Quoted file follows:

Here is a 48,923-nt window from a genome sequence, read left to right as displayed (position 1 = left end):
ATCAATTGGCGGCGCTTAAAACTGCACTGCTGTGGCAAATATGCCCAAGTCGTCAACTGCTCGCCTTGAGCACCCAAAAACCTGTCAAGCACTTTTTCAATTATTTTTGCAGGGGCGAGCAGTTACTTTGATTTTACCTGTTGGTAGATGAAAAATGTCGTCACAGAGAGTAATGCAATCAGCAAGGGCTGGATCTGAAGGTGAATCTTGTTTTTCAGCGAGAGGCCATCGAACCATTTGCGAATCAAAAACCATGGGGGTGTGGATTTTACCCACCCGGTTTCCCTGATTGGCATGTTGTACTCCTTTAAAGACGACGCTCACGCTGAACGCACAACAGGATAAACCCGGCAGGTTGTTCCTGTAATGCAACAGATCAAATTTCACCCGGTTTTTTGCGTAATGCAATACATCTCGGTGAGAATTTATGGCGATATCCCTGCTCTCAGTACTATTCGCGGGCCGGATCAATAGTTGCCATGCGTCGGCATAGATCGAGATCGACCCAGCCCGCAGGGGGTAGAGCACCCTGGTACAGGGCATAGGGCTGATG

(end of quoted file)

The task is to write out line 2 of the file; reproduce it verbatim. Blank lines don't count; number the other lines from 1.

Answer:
ATCAATTGGCGGCGCTTAAAACTGCACTGCTGTGGCAAATATGCCCAAGTCGTCAACTGCTCGCCTTGAGCACCCAAAAACCTGTCAAGCACTTTTTCAATTATTTTTGCAGGGGCGAGCAGTTACTTTGATTTTACCTGTTGGTAGATGAAAAATGTCGTCACAGAGAGTAATGCAATCAGCAAGGGCTGGATCTGAAGGTGAATCTTGTTTTTCAGCGAGAGGCCATCGAACCATTTGCGAATCAAAAACCATGGGGGTGTGGATTTTACCCACCCGGTTTCCCTGATTGGCATGTTGTACTCCTTTAAAGACGACGCTCACGCTGAACGCACAACAGGATAAACCCGGCAGGTTGTTCCTGTAATGCAACAGATCAAATTTCACCCGGTTTTTTGCGTAATGCAATACATCTCGGTGAGAATTTATGGCGATATCCCTGCTCTCAGTACTATTCGCGGGCCGGATCAATAGTTGCCATGCGTCGGCATAGATCGAGATCGACCCAGCCCGCAGGGGGTAGAGCACCCTGGTACAGGGCATAGGGCTGATG